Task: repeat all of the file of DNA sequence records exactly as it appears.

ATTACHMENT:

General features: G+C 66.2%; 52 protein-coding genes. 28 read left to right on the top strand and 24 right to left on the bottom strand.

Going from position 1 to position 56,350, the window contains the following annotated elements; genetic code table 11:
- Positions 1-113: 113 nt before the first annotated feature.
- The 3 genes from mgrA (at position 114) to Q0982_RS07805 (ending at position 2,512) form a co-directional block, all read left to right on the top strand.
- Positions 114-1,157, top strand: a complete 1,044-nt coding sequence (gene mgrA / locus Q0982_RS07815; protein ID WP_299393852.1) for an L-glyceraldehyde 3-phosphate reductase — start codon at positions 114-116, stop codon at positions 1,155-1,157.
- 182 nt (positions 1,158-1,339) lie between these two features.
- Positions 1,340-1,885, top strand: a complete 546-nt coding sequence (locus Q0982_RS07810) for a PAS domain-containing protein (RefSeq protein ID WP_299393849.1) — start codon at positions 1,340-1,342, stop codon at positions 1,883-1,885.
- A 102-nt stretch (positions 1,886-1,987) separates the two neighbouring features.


General features: G+C 66.2%; 52 protein-coding genes. 28 read left to right on the top strand and 24 right to left on the bottom strand.

Going from position 1 to position 56,350, the window contains the following annotated elements; genetic code table 11:
- Positions 1-113: 113 nt before the first annotated feature.
- The 3 genes from mgrA (at position 114) to Q0982_RS07805 (ending at position 2,512) form a co-directional block, all read left to right on the top strand.
- Positions 114-1,157, top strand: a complete 1,044-nt coding sequence (gene mgrA / locus Q0982_RS07815; protein ID WP_299393852.1) for an L-glyceraldehyde 3-phosphate reductase — start codon at positions 114-116, stop codon at positions 1,155-1,157.
- 182 nt (positions 1,158-1,339) lie between these two features.
- Positions 1,340-1,885, top strand: a complete 546-nt coding sequence (locus Q0982_RS07810) for a PAS domain-containing protein (RefSeq protein ID WP_299393849.1) — start codon at positions 1,340-1,342, stop codon at positions 1,883-1,885.
- A 102-nt stretch (positions 1,886-1,987) separates the two neighbouring features.